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| South Wales Branch
Exploring the benefits of TFM

Colin Macfarlane reports

For our first webinar (virtual) meeting of 2021, the South Wales Branch was very pleased to welcome Harry Brittin of Sonatest, with a presentation titled: ‘Benefits of using the total focusing method (TFM) for ultrasonic inspection’.

The presentation began by explaining that the TFM is an ultrasonic phased array technique, which uses the data from full matrix capture (FMC) to produce an image that is focused at every specified point in the image. TFM is implemented by applying an algorithm to the full dataset collected by FMC.

Harry moved on to identify the pulse-echo (direct) and self-tandem (indirect) wave sets/propagation modes that give TFM the advantage in finding indications non-perpendicular to the beam direction. The importance of using the correct propagation mode was illustrated with the example of a 5 mm-deep slot in a 50 mm-thick carbon steel block. With the slot positioned on the top surface, a 5T mode was necessary to fully detect the slot, while the same slot on the bottom surface required a 3T mode.

The presentation continued with some examples of the use of TFM. The first involved a 7 mm carbon steel plate with corrosion pits. Images showing a clear profile of the corrosion pits were obtained using a 10 MHz/64-element standard phased array transducer. It was noted that the FMC technique does not require the use of specialised phased array transducers. In introducing the next example, Harry stated that: “a big advantage of using FMC/TFM is the ability to detect defects in multiple orientations.” Successful detection of corrosion/erosion was shown on a carbon steel flange in a groove and inner diameter using a 5 MHz/ 64-element standard phased array transducer.

Moving on to weld inspection, it was highlighted that there can be situations where it is only possible to inspect from one side of a weld, making it impossible to detect lack of sidewall fusion (LSWF) on the opposite side of the weld using conventional ultrasonic inspection. The use of TFM, however, as Harry noted, “greatly increases” the possibility of detecting LSWF on either side of the weld. Other examples of TFM providing more accurate sizing and positioning data for common weld defects were given, including centreline cracks, slag inclusions and lack of root fusion. The use of TFM for bolt inspection was next covered, with the improved detectability of defects within the bolt thread region using TFM. The final example showed improved defect detectability with the use of TFM over standard phased array ultrasonic testing (PAUT) in the inspection of glass-reinforced plastic.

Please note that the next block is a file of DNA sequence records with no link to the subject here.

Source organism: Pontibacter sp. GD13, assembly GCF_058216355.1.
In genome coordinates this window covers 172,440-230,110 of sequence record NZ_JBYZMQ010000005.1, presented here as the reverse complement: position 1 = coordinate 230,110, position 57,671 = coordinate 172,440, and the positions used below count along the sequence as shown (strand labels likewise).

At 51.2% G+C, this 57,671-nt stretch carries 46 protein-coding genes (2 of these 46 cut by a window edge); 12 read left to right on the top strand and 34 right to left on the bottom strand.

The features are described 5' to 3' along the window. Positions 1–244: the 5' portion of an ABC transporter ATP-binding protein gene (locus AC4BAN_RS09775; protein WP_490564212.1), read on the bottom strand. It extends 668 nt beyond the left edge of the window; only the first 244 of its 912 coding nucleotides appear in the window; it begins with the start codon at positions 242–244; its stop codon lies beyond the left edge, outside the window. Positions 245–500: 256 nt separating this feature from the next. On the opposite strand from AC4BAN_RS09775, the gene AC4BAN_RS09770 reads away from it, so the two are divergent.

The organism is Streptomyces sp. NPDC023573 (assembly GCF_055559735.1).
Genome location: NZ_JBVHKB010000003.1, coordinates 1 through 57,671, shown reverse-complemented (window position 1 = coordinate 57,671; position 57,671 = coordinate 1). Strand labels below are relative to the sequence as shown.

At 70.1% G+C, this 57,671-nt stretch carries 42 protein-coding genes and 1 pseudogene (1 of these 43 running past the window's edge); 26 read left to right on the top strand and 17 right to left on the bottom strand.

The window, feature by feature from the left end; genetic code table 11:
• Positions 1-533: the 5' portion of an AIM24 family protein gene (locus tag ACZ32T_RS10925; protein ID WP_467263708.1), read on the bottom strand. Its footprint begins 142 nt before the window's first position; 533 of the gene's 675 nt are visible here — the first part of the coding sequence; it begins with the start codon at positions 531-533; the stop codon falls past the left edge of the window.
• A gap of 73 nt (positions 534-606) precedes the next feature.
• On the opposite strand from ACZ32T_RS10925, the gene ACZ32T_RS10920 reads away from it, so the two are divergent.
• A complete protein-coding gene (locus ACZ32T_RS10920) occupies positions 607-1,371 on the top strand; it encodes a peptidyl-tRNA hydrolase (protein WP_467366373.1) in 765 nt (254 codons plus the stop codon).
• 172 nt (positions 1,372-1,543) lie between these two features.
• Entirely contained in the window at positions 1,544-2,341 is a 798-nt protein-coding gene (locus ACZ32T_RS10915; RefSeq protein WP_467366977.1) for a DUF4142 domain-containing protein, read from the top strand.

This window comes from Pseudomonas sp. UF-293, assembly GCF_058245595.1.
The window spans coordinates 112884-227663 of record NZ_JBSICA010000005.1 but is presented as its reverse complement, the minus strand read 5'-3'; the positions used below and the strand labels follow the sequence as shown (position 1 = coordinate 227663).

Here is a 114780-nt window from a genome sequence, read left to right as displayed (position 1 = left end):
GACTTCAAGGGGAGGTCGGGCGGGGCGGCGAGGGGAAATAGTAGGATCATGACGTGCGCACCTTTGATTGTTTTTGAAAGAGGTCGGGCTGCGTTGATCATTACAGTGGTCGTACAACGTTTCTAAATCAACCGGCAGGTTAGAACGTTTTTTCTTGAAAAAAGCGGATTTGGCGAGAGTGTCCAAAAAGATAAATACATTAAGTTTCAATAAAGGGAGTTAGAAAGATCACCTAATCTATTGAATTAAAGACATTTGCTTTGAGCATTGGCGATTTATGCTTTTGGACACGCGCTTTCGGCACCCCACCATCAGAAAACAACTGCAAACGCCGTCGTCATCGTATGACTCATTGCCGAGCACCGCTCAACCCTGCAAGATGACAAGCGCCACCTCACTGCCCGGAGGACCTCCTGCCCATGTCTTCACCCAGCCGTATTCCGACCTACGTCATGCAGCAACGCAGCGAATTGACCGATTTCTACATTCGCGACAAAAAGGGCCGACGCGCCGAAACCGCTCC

The presentation concluded with some advantages and disadvantages of TFM compared to phased array.

Advantages given included:
  • Improved sensitivity to flaws non-perpendicular to beam direction
  • Increased ‘resolution imagery’ provides enhanced defect characterisation
  • Total zone of interest is in focus
  • Increased index resolution, as TFM is not bound by probe pitch.

The disadvantages noted were:
  • Correct wave sets/propagation modes must be selected, otherwise defects may be missed
  • Significantly slower scanning speeds compared to phased array
  • Large data files.

A short question and answer session concluded the presentation.

The South Wales Branch would like to express its thanks to Harry Brittin for an interesting and enjoyable presentation. In addition, special thanks go to Karen Cambridge of BINDT for once again making all the necessary arrangements and facilitating the webinar meeting.